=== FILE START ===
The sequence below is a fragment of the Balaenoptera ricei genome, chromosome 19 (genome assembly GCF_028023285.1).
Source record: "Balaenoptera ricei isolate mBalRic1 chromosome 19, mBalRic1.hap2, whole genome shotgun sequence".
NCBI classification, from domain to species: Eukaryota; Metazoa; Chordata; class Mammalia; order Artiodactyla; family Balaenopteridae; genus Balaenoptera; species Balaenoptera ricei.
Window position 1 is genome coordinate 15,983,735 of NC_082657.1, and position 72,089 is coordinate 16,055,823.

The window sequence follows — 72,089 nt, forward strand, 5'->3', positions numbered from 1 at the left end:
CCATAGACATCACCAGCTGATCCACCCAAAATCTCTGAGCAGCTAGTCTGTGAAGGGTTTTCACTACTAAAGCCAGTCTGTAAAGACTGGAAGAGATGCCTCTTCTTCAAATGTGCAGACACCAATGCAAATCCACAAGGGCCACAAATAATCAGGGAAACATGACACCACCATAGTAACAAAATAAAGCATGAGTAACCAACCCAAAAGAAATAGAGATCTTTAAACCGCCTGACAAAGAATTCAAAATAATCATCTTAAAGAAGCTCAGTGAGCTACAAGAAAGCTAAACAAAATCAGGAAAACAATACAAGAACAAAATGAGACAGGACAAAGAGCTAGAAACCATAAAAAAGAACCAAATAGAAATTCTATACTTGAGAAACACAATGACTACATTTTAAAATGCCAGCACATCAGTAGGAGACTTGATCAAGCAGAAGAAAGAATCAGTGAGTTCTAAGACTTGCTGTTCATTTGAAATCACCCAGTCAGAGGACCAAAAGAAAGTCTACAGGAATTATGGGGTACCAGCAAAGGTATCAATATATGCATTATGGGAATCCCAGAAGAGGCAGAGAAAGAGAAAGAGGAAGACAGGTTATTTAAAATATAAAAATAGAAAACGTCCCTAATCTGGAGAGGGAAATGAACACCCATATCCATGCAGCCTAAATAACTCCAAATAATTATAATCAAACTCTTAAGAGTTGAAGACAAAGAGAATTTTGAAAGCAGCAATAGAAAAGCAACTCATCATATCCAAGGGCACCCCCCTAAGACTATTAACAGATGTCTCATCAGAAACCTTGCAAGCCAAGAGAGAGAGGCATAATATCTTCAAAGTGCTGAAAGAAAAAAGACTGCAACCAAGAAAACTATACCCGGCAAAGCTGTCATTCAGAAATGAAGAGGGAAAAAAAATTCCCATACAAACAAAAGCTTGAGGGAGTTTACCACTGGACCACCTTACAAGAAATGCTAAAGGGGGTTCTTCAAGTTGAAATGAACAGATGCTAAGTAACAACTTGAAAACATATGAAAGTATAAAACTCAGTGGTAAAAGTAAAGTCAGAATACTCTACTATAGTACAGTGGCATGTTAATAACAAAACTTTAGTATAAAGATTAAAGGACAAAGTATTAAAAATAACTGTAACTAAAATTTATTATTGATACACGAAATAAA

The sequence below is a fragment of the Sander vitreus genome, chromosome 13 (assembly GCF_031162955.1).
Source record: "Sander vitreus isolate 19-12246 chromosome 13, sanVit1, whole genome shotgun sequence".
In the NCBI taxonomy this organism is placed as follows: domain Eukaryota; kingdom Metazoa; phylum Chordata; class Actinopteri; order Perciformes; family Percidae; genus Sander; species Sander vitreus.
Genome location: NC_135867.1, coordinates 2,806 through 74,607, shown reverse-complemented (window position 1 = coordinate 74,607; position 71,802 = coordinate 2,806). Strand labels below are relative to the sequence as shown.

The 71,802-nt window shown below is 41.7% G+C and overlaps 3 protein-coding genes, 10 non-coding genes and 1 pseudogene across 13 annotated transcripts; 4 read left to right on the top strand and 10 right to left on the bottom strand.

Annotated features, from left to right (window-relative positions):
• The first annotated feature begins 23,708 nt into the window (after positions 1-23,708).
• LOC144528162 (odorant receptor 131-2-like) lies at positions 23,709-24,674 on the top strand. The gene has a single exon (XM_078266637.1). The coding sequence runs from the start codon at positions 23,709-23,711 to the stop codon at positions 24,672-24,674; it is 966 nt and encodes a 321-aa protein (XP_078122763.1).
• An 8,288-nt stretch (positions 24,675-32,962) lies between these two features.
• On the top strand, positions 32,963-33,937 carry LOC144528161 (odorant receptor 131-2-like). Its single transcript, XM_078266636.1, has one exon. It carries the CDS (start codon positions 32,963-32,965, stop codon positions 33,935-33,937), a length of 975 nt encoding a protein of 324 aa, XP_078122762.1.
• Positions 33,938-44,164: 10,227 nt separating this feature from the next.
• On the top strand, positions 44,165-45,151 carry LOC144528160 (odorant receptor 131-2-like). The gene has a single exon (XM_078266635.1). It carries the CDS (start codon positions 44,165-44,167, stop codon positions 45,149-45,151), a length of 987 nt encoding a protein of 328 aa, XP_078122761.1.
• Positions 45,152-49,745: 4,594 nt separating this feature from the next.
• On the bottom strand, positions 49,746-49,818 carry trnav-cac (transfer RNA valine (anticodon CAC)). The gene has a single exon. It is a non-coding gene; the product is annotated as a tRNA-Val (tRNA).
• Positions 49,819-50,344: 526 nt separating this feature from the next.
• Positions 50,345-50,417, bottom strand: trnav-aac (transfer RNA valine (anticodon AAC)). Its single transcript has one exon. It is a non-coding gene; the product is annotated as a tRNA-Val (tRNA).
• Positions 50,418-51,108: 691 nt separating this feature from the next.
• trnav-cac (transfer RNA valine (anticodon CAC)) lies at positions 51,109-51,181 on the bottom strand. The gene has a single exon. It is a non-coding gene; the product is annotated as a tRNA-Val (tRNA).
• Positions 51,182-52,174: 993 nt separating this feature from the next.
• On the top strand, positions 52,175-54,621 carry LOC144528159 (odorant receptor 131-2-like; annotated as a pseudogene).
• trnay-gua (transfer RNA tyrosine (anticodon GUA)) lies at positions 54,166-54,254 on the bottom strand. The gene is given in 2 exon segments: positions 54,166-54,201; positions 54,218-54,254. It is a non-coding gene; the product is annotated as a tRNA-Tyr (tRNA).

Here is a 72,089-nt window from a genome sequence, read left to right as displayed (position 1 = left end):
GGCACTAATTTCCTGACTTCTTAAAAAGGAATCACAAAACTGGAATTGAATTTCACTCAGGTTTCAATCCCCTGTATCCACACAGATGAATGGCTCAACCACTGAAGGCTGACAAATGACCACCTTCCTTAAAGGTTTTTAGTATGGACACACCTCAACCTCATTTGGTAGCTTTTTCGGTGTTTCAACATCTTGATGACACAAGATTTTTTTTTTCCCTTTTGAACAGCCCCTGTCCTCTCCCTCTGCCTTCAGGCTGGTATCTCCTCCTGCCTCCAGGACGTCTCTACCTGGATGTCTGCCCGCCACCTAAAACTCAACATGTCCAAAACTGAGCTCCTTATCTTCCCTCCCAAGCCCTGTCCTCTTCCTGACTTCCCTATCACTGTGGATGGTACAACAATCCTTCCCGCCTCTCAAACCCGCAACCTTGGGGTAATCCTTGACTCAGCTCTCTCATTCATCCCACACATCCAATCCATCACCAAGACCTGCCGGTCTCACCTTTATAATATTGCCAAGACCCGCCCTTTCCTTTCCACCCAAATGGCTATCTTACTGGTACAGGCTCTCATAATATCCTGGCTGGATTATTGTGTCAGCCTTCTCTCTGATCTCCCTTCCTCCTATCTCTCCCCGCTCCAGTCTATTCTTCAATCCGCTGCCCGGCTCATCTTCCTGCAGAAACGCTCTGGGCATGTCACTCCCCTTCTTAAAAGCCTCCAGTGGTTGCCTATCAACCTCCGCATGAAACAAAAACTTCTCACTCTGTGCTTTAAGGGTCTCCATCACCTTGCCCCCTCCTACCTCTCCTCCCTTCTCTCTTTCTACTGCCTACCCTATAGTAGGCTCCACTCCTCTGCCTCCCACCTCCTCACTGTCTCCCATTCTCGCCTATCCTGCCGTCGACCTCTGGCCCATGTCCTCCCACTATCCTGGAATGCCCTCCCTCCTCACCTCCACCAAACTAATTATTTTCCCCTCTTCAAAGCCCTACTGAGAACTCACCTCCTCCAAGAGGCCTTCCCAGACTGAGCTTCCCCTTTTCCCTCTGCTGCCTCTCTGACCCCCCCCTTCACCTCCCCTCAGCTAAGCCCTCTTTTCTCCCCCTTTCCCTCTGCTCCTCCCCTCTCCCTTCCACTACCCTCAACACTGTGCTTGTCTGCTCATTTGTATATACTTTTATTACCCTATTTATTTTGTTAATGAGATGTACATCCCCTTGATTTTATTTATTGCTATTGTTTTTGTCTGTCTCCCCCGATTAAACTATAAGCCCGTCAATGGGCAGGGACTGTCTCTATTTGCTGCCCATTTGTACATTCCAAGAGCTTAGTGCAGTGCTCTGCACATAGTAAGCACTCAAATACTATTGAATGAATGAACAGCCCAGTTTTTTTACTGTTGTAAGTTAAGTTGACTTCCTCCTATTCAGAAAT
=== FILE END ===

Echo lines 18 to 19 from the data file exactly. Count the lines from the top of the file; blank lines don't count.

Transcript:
• On the top strand, positions 44,165-45,151 carry LOC144528160 (odorant receptor 131-2-like). The gene has a single exon (XM_078266635.1). It carries the CDS (start codon positions 44,165-44,167, stop codon positions 45,149-45,151), a length of 987 nt encoding a protein of 328 aa, XP_078122761.1.
• Positions 45,152-49,745: 4,594 nt separating this feature from the next.